9.- A letter speller fMRI BCI encoded 27 letters using mental tasks (imagery vs calculation), task duration, and onset delay for each letter.

10.- An fMRI BCI enabled a locked-in patient to communicate multiple choice answers with 100% accuracy using visual or auditory task encoding.

11.- fMRI is not ideal for daily life BCIs. fNIRS provides an alternative hemodynamic approach that is more amenable to real-world use.

12.- Ideal clinical BCIs should be functional, safe, durable, individualized, comfortable, user-friendly, affordable, aesthetically appealing, and usable in daily life.

13.- fNIRS exploits optical absorption properties of oxy/deoxyhemoglobin. Near-infrared light penetrates tissue and probes cortical hemodynamic responses between source-detector pairs.

14.- fNIRS has two dependent variables (oxy/deoxy-Hb), is non-invasive, safe, compact, usable in any position, relatively affordable, and robust to motion.

15.- Challenges of fNIRS include spatial variability in anatomy/function, lack of individual anatomical data, variable signal quality, and non-neural physiological noise.

16.- Short distance fNIRS channels measure extra-cerebral noise to be regressed out, improving signal quality to better isolate true brain activation.

17.- fNIRS has limited depth penetration, spatial coverage, and resolution, especially in sulcal areas, presenting challenges to be addressed.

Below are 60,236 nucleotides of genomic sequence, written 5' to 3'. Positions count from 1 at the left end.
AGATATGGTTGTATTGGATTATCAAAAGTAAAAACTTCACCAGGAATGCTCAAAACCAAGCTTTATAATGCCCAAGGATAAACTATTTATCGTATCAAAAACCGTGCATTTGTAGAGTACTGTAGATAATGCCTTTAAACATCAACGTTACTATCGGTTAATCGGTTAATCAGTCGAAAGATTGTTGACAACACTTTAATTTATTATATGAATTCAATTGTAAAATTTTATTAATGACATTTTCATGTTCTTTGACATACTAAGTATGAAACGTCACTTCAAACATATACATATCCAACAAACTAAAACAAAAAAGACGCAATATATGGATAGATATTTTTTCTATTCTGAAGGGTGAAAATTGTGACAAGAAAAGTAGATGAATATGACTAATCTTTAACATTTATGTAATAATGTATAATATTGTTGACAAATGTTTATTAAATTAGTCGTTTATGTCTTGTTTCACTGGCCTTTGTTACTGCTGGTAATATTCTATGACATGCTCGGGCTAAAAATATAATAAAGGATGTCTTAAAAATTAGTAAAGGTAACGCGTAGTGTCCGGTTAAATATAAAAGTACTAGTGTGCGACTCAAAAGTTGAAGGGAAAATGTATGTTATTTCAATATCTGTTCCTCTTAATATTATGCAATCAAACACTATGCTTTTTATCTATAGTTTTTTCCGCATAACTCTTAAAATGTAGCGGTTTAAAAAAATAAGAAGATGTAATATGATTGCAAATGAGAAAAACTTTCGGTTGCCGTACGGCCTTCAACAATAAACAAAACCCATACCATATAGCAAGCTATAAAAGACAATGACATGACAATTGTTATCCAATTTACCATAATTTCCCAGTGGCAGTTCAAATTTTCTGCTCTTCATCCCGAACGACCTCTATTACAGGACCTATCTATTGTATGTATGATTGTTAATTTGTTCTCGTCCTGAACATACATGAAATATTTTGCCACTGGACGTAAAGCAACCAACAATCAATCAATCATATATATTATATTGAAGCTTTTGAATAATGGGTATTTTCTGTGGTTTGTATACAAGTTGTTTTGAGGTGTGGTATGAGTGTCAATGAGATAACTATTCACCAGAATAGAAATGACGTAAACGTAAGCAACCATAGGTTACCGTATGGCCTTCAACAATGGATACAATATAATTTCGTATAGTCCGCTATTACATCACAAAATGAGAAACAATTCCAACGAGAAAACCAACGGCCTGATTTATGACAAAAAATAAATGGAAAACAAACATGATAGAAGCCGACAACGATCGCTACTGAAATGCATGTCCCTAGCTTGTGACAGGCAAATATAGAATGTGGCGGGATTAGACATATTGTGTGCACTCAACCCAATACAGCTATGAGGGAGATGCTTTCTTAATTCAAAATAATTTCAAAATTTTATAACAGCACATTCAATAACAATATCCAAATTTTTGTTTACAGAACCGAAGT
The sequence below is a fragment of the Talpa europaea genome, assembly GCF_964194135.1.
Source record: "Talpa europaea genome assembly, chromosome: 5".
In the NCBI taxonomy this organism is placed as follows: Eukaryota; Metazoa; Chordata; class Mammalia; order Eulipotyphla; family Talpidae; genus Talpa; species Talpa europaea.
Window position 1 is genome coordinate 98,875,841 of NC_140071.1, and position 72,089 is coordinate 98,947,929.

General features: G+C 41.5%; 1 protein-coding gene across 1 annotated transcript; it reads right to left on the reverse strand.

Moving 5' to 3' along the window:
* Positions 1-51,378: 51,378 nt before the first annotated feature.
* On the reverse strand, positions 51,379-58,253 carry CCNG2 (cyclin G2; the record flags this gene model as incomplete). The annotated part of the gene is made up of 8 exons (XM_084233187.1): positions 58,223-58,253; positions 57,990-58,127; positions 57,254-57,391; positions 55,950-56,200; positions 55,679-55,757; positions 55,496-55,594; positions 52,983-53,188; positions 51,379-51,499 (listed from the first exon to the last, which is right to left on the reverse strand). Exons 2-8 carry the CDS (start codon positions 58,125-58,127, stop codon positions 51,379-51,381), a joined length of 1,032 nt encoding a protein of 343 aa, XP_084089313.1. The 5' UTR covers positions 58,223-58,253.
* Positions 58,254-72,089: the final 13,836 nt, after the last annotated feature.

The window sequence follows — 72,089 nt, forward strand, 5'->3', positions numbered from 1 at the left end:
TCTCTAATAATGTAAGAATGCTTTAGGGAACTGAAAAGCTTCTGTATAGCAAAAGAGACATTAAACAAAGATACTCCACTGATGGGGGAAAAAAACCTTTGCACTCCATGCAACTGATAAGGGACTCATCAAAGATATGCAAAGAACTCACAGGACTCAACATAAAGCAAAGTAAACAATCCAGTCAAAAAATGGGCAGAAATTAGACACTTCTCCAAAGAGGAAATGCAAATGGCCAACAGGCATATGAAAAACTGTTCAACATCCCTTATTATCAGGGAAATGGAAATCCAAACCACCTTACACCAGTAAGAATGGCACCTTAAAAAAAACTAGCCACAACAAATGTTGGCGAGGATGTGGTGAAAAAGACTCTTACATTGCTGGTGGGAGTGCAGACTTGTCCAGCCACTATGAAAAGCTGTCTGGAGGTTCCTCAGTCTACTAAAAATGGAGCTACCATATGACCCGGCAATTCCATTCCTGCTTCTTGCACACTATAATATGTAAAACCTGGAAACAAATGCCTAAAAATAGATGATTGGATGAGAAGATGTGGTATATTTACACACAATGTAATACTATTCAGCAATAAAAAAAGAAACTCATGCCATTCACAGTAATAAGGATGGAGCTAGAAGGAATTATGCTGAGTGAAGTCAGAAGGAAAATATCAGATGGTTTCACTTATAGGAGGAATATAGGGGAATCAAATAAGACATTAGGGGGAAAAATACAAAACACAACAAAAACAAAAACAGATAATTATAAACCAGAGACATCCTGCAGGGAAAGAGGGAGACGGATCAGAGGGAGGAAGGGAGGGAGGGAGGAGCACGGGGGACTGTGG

18.- A study examined the ability to spatially differentiate mental tasks with fNIRS and found high accuracy but inter-subject variability.

19.- Another study explored shorter encoding times and more intuitive tasks (e.g. imagined drawing checkmarks for yes) and found 68% single-trial accuracy.

20.- Multi-sensory encoding of multiple choice answers using motor imagery timed to visual, auditory or tactile letter cues enabled 85% accuracy.

21.- Oxygenated and deoxygenated fNIRS signals show high single-trial reliability and spatial correspondence to fMRI in an experienced user's motor imagery data.

22.- Real-time fNIRS BCI setup involves cap placement, calibration, and checking signal quality before a localizer run to select optimal channels.

23.- Deoxyhemoglobin from a selected channel over motor cortex clearly shows the expected response during cued periods of hand motor imagery.

24.- In an online demo, imagined drawing was detected on single trials and used to unambiguously decode the letter "B" in a multiple-choice question.

25.- Swapping fNIRS source/detector positions could improve spatial resolution. Signal quality thresholds depend on the speed vs averaging needs of the application.

26.- Clarity of fNIRS signals in motor disorders is unknown but plausible. Individualized modeling of the expected hemodynamic response may help.

27.- External light artifacts affect fNIRS, requiring shielding. Electromagnetic interference is not an issue unlike with electrical brain signals.

28.- In summary, hemodynamic BCIs, especially fNIRS, show promise for real-world functional brain assessment, neurofeedback therapy, and communication/control applications.

29.- More research is needed on fNIRS signal quality, spatial resolution, artifact removal, and clinical populations to realize the full potential.

30.- The engaging live demo showed online fNIRS BCI at work, illustrating the technology's practicality while leaving room for further development.

Knowledge Vault built byDavid Vivancos 2024